Tuesday, September 25, 2012

The Natural Way (mostly)

When I applied for this fellowship, I wrote about how I have had many opportunities in the past to travel completely solo in the wilderness, but that this would be a new challenge as solo travel within a society. Over the past two and a half months, I have striven to spend time with locals, meet people, watch people and experience the social side of Central Asia as much as I can. Other travelers that I have met have joined groups of like-minded foreigners to go on treks to the deserts or mountains or lakes and fields of the countries we have passed through, talking only amongst themselves or perhaps with a guide or homestay along the way. I've eschewed this type of travel in lieu of the social challenges: finding a hotel or bed, haggling in the market, sitting in a park until a friendly stranger (or wasted alcoholic) come to start a conversation, awkward conversations on long car rides, playing (or just being) dumb with crooked officials, and huge language barriers breached occasionally in celebrations of understanding. I figure there are plenty of mountains and deserts and lakes and fields in the US to play in and explore, but not so many Kyrgyz nomads, might as well use my time best with the locals, yeah?

So far, that philosophy of travel has worked well for me. As you've seen a bit of through this blog, I've had lots of new exciting, awkward, difficult and strange experiences since I left home. But, I realized last week that it's time for a break. Stephen, a CouchSurfing host of mine, explained it like this, "Yeah, I like to travel for the same reasons, but then travel became my life. I like to go hiking and stuff in my normal life, so I want that to be part of my life out here, too." Well played, Stephen. His words combined with a bit of travel fatigue (and fear of the 3-month-low experienced by many former Bonderman Fellows) and the beautiful mountains of Kyrgyzstan led me to embark on a short adventure into the wild this past week.

Nature has a way of centering us. No matter where we are in the world, rocks and trees and water and snow and wind will always be the same. We may find new species here and there, but cold still feels cold, sun still burns, and squirrels will still eat all of the good stuff out of your trail mix if you let them. In my time as an outdoor educator I saw it over and over: people brought to peace or revelations through interactions with nature. The wilderness is indifferent to who we are, where we're from or what language we speak, we're just another animal. We, on the other hand, are able to make the wilderness into our friend, muse or confidant (think of anyone -- or yourself -- who has baby-talked to a dog, squirrel, tiger cub, or plant). It may never reply, but we don't need it to. In the end it's a means for us to be introspective, or to just relax. Both of which I was craving after a couple of weeks in the city. Plus, I still have at least another 6 months to socialize and be awkward.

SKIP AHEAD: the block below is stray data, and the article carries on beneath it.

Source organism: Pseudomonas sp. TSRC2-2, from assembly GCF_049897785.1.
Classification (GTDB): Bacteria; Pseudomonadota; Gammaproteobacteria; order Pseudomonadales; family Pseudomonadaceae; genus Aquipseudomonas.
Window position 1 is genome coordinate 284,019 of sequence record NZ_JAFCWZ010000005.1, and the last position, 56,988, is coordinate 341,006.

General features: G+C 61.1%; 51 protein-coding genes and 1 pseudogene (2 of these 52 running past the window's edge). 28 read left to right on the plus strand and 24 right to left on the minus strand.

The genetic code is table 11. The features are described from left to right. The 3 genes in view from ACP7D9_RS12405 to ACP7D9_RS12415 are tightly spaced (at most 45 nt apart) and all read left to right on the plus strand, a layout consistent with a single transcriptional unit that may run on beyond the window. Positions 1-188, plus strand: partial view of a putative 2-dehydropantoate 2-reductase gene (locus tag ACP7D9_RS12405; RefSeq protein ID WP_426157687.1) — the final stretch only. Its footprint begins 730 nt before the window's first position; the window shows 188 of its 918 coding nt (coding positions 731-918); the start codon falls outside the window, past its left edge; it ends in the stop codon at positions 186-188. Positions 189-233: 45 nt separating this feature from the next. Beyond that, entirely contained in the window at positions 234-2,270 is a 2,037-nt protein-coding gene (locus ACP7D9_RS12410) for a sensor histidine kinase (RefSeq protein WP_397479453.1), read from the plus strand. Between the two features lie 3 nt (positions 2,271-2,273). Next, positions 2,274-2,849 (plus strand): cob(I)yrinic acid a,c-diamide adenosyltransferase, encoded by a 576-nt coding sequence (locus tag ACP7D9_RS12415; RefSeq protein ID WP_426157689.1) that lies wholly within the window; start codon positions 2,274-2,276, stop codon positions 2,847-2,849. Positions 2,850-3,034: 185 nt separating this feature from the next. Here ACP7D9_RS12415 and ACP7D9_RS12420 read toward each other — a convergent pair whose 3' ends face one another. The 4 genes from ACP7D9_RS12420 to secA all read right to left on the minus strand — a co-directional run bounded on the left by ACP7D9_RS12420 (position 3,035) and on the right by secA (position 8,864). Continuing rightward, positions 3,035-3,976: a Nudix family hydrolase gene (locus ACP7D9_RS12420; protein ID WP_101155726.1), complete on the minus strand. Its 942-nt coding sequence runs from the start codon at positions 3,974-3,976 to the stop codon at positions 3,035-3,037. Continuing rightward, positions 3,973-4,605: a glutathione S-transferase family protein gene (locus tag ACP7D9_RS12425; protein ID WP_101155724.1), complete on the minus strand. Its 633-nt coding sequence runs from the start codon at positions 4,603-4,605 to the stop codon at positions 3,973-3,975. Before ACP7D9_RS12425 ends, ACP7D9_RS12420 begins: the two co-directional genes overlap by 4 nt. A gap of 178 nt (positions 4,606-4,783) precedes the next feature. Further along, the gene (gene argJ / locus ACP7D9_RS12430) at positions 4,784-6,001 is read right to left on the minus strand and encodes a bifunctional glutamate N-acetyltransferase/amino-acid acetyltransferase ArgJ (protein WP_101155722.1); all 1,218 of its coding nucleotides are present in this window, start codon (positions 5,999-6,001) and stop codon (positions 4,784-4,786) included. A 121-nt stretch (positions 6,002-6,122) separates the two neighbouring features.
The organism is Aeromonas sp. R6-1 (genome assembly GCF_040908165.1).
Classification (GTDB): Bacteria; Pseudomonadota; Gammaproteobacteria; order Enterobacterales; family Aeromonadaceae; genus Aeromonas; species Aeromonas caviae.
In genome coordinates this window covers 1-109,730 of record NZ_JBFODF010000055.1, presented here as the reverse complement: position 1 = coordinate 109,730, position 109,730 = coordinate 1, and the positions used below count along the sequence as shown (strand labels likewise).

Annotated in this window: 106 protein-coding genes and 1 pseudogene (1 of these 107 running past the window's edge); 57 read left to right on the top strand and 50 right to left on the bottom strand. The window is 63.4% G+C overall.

Like any good Kyrgyz adventure, it began with a burly soviet vehicle breaking down. 

The mountains
The plan was to go from Karakol, at 1800m in the eastern corner of Kyrgyzstan, up the Karakol valley, up another valley to Ala-Kol lake (3500m), over Ala-Kol pass (3900m), then down another valley to Altyn-Arashan, where hot springs and paradise would await.

Day 1: I'm out of shape. I blame the altitude.

Smiling at the outset
After hitching most of the way up the valley with the truck pictured above, I started hiking up towards Ala-Kol on my own. (Quick note about the truck: I'm pretty sure the Soviet engineering mentality with these things was, "well, why build good roads when we can just build a truck that doesn't need roads?" This thing probably could've driven up the river itself). Within a couple hours of hiking, I was tired, the scenery was beautiful, and I had come to a little climber camp that had been left empty for the off-season, so I decided to set up camp.